L'auberge Du Lac Hotel and Casino, Lake Charles, La.
The Ninth Court of Appeals in Beaumont recently affirmed a lower court's ruling not to give a local woman a new trial, decreasing her odds to score big against a Louisiana casino.
As the Southeast Texas Record previously reported, Jefferie Ann Cartwright sued Pinnacle Entertainment in September 2007 after becoming injured from a fall at L'auberge Du Lac Hotel and Casino in Lake Charles, La.
Cartwright claims she tripped over wrinkled carpet on Dec. 31, 2006, court records show. She alleges she was lured to the Louisiana casino by Pinnacle Entertainment, whose advertising campaign was aimed at Southeast Texans.
According to the complaint, the carpet outside L'auberge Du Lac was "unreasonably wrinkled and buckled, which caused her to fall forward, head first onto the cement valet driveway."
However, in late 2009 an Orange County jury did not agree with Cartwright's allegations and jurors found no negligence on Pinnacle's part and did not award her any damages.
Cartwright responded by filing a motion for new trial, which Orange County District Judge Dennis Powell, 163rd District Court, denied – forcing her to file an appeal to the Beaumont justices last January.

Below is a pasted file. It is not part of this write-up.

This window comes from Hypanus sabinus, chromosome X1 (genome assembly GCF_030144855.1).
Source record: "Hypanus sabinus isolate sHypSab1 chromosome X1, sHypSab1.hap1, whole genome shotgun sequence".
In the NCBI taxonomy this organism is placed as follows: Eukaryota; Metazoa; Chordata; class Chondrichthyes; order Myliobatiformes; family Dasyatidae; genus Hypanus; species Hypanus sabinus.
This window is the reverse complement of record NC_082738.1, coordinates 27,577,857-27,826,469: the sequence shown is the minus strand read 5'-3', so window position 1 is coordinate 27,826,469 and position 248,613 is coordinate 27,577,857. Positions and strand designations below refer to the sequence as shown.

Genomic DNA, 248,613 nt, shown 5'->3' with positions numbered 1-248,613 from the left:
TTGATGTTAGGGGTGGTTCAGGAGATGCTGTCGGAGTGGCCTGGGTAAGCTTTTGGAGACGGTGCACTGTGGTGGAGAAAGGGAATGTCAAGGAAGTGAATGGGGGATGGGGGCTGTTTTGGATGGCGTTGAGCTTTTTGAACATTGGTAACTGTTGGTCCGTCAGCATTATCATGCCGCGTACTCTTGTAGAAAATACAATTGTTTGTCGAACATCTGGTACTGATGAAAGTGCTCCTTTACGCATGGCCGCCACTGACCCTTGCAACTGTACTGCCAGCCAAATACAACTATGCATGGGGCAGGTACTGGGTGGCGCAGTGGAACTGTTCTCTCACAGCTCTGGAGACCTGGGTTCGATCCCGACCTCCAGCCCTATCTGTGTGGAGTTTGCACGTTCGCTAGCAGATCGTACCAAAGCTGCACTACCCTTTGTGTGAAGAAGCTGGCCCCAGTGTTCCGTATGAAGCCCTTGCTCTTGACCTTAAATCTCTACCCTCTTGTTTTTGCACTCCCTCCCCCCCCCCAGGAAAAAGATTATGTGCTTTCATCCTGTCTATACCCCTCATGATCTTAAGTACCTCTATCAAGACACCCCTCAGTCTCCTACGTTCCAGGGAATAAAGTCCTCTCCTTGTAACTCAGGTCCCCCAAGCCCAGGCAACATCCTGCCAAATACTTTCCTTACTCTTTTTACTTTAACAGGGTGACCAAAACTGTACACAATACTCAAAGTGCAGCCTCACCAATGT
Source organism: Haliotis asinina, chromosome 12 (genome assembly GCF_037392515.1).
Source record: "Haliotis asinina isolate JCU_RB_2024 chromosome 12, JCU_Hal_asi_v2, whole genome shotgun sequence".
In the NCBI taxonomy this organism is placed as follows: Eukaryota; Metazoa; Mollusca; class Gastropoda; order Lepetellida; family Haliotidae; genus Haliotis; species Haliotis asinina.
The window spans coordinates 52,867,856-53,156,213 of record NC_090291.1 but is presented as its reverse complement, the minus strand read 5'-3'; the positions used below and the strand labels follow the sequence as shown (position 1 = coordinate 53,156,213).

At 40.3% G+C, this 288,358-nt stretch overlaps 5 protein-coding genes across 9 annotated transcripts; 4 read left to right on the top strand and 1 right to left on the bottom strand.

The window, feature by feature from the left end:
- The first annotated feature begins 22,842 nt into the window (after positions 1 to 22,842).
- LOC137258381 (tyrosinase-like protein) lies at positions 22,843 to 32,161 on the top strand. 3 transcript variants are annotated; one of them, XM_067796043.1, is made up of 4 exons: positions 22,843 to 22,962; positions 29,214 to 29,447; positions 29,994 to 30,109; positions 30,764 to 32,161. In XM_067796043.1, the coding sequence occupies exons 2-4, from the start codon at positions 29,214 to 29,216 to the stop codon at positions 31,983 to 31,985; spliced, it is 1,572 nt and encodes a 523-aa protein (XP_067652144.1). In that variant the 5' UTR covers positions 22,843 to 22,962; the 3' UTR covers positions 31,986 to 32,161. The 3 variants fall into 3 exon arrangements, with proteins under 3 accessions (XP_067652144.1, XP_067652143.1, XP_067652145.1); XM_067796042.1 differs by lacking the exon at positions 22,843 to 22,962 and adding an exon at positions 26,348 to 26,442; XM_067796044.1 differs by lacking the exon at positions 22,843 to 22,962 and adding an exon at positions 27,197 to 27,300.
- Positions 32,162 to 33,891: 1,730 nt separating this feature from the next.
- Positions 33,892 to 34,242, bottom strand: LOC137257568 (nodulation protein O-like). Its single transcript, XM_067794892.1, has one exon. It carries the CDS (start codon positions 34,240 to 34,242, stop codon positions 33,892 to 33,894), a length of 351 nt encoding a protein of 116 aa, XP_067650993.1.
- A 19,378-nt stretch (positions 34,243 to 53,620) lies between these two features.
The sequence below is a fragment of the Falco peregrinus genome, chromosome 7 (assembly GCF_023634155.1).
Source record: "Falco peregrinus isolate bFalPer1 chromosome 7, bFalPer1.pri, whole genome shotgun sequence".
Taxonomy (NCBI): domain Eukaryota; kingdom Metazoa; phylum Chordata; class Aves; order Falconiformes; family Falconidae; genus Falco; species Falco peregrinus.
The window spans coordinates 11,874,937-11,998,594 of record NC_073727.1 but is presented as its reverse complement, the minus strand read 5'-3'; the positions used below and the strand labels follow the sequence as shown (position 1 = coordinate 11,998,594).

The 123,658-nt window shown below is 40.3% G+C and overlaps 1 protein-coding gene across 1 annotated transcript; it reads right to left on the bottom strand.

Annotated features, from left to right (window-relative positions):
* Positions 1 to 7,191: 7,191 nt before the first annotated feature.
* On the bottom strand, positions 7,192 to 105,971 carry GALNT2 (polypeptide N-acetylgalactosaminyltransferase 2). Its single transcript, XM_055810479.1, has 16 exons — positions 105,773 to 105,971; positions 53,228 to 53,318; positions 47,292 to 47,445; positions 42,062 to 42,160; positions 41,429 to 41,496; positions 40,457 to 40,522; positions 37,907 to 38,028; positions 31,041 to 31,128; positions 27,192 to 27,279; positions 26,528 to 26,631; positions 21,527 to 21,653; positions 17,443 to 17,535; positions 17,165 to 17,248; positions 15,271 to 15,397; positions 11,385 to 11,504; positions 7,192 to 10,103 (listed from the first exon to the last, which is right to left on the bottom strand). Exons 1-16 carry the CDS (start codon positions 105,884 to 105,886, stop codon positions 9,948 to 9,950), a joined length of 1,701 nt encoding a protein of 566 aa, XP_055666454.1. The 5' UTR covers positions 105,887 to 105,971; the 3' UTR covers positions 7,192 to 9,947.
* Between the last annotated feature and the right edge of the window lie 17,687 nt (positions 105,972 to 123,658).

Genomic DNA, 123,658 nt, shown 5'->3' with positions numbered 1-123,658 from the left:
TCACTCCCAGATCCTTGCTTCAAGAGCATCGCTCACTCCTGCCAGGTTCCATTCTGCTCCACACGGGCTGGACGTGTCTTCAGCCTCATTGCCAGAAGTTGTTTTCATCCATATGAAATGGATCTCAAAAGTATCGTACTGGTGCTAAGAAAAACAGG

On appeal, Cartwright contended that the trial court improperly denied her motion for new trial because the evidence is legally insufficient to support the jury's verdict.
Nonetheless, in a Jan. 20 opinion, Ninth Court justices affirmed the lower court's decision to honor the jury verdict and enter a take-nothing judgment against Cartwright, court records show.
"As the sole judge of the weight and credibility of the evidence, the jury was entitled to resolve any conflicts in the evidence and choose whom to believe," states the court's opinion, authored by Chief Justice Steve McKeithen.
"In doing so, the jury could reasonably conclude that neither the manner by which the mats were displayed nor the specific wrinkle in the mat that allegedly caused Cartwright's fall constituted an unreasonably dangerous condition of which Pinnacle was aware.
"The evidence is not so weak, nor so against the great weight and preponderance of the evidence, as to render the verdict clearly wrong and unjust. Accordingly, the trial court did not abuse its discretion by denying Cartwright's motion for new trial. We overrule Cartwright's sole issue and affirm the trial court's judgment."
Claiming she injured her skull, neck, back, knee, shoulder and eyes in the fall, Cartwright is seeking damages for past and future medical expenses, physical pain and mental anguish, plus compensatory, actual and consequential damages.
Attorney Michael Pierce of the Arnold Itkin law firm in Houston represents Cartwright.
Attorneys Kent M. Adams, Gerald Riedmueller and John Lynd of the Houston law firm Adams & Heald represent Pinnacle.
Trial case No. B070455-c
Appeals case No. 09-10-00035-CV